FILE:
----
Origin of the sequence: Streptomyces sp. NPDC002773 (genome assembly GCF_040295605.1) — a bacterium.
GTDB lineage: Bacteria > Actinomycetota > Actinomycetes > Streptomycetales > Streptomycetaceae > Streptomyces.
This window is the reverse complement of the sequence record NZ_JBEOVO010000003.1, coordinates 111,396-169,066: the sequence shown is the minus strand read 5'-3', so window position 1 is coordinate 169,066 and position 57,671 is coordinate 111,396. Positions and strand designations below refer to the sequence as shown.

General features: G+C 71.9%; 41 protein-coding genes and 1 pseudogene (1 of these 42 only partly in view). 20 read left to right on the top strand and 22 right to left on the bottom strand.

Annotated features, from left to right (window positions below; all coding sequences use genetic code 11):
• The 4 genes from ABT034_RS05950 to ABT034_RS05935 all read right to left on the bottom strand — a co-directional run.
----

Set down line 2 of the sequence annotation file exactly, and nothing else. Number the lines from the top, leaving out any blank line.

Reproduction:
GTDB lineage: Bacteria > Actinomycetota > Actinomycetes > Streptomycetales > Streptomycetaceae > Streptomyces.